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Despite France's best attempts, Cambodia's higher education system is embracing English

Caroline Vernaillen
May 23, 2013

Despite France’s best attempts, Cambodia’s higher education system is embracing English

By Caroline Vernaillen
Less than 20 years ago, Phnom Penh’s engineering students turned the campus of the Institute of Technology upside down. Burning both tyres and signs that read ‘French’, they had one seemingly reasonable demand: to abandon French as the language of instruction.

Parlez-vous Anglais?
Photo by Lauren DeCicca for SEA Globe
Cunning linguist: Sum Map says that, “In the private sector, if you do not speak English it is difficult to find work”

The engineers-to-be certainly had a point – in the Asian job market, English, not French, was the language of business. But the students would soon get a reality check, for as long as France was footing the bill for the Kingdom’s higher education system, lessons would be given in the language of la république. However, the Cambodian Minister of Education did manage to obtain one important concession for the students: an English course would be added to the curriculum. With that, the floodgates opened.
In 1999, when Cambodia joined Asean, which uses English as the sole working language, the Ministry of Education did not have enough English speakers to attend all Asean meetings. Today, English proficiency is almost a prerequisite.
“As an official, especially [one] who specialises in diplomacy, you need languages. I say languages, plural. French, English, Chinese, Japanese: you need them. But English is mandatory,” said Sum Map, executive director of the Royal School of Administration and an articulate French speaker.
Between 2001 and 2005 France donated some $146m in bilateral aid to Cambodia, which included projects to promote the French language. Under its Priority Solidarity Fund, France has set up programmes valued at almost $6m that invest directly in Cambodian higher education or the further education of officials.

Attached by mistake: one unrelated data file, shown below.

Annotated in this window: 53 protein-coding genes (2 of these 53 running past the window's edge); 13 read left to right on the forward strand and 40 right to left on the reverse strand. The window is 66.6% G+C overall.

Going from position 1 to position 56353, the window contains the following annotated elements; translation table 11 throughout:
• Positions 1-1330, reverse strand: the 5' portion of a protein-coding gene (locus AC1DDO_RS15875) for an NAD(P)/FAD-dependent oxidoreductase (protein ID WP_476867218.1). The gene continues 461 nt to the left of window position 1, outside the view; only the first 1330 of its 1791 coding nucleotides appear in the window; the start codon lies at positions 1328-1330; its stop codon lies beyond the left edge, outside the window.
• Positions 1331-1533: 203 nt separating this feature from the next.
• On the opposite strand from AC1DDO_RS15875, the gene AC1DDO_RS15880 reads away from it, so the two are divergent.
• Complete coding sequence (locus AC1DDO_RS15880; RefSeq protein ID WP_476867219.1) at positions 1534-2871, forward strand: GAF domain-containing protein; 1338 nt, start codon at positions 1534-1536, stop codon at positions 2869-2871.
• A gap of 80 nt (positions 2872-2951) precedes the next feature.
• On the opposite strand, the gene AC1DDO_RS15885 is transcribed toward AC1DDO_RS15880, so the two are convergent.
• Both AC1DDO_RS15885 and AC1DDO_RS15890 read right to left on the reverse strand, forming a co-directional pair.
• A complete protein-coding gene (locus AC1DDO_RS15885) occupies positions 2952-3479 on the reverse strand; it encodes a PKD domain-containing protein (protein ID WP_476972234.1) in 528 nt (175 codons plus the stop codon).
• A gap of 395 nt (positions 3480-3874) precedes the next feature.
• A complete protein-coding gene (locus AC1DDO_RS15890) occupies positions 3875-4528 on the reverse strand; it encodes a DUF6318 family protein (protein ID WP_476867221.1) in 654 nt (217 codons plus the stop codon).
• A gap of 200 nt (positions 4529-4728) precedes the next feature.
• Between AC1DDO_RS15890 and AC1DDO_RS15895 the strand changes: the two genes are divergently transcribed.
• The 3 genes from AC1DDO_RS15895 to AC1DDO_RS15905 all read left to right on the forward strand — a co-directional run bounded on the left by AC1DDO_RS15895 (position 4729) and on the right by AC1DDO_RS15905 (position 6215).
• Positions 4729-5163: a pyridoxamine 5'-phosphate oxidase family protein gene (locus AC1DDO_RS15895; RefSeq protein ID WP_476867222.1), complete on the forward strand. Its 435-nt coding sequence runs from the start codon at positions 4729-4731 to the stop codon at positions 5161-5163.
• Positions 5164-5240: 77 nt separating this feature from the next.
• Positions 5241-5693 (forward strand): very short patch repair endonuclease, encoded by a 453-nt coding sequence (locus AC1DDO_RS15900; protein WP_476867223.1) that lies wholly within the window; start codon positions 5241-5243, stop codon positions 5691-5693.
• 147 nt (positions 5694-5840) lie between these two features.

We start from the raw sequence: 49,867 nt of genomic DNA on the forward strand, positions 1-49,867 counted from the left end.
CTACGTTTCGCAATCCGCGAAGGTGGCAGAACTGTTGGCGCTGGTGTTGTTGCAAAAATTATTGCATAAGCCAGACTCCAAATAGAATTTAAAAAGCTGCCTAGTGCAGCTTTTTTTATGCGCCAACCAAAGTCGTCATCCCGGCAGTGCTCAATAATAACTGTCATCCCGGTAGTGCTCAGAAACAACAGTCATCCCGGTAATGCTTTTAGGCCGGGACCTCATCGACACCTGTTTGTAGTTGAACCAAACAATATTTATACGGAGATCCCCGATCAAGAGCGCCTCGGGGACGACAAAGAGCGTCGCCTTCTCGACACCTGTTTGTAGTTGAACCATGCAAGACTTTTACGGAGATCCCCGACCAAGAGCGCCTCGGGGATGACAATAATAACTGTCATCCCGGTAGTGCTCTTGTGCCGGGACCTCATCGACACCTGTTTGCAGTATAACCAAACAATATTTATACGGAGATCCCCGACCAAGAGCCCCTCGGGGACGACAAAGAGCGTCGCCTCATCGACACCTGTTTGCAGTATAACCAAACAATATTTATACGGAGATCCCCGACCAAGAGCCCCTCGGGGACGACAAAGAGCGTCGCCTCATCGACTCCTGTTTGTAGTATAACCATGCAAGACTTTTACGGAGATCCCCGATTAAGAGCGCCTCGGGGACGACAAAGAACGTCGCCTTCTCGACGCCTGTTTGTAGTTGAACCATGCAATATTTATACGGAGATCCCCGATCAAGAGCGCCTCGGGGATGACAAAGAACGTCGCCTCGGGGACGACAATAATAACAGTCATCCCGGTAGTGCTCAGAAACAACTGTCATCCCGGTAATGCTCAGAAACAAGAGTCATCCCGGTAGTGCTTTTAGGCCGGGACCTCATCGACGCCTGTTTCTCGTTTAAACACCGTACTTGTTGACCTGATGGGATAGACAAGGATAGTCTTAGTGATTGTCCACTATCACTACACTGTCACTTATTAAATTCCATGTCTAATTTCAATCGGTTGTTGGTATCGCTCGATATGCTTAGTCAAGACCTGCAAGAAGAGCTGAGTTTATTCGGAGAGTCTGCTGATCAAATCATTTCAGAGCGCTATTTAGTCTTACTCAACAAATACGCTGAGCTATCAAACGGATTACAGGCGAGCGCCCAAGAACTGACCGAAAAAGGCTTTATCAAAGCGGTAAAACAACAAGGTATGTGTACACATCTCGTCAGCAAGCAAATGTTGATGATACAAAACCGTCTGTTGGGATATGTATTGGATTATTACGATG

While many of these programmes take place in French or offer French as a course, they are more than a mere tool of language promotion, says Gilbert Palaoro, director of the French-speaking University Agency in Phnom Penh.
“It is also a story of political will to help, to develop Cambodia,” he said. “When we draw the parallel with Anglo-Saxon programmes from Australia, New Zealand, Canada, the US… Those countries usually only invest in countries when they know they will have a significant economic return on their investments.”
“In the private sector, if you do not speak English it is difficult to find work,” said Sum Map. “The offer of French language jobs is very low. How many French companies are in Cambodia? How many companies need French-speaking staff?”
Faced with changes in the labour market, higher education has had no choice but to fall in line. While it remains largely dependent on donor funding, the education sector has reoriented towards English, shedding the French monopoly.
The main motivation for students to enrol in Cambodia’s French programmes today is not the lure of the French language as an asset in the labour market, but the option to study abroad afterwards and achieve prestigious degrees.
“It is not necessary to learn French,” Sum Map admitted.“But those who want to continue their studies in France, engineers for example, need to learn French.”
The increasing dominance of English is also reflected in France’s renewed political approach. In the 1990s, French was viewed as the number one diplomatic language in Southeast Asia: today it is typecast as the language of the academic elite.
This volte-face has proved a successful strategy so far. Eight French programmes have been instated in key sectors, enrolling almost 8,000 students. When considering the entire Cambodian student body of over 170,000, however, the enrolments represent just 5% of the student population.
“We do not necessarily want more,” said Gilbert Palaoro. “We want students that are on a qualitative level, that are good.”
The creation of a French-speaking elite is not a deliberate policy. Rather, it has occurred as a logical consequence of obtaining highly valued degrees. Indeed, while French rapidly decelerates in everyday studies in the Kingdom, according to Palaoro, it still enjoys a significant role in the country’s halls of power.
“In the office of the prime minister, in the parliament and so on, there are advisors, people who have studied at French universities,” Palaoro said. “And it could be true that that influences decision-making, but it was them who made the choice [to study at a French university]. It is not just about acquiring vocabulary and grammar, it is about acquiring values of humanism, of sharing and of exchange.”
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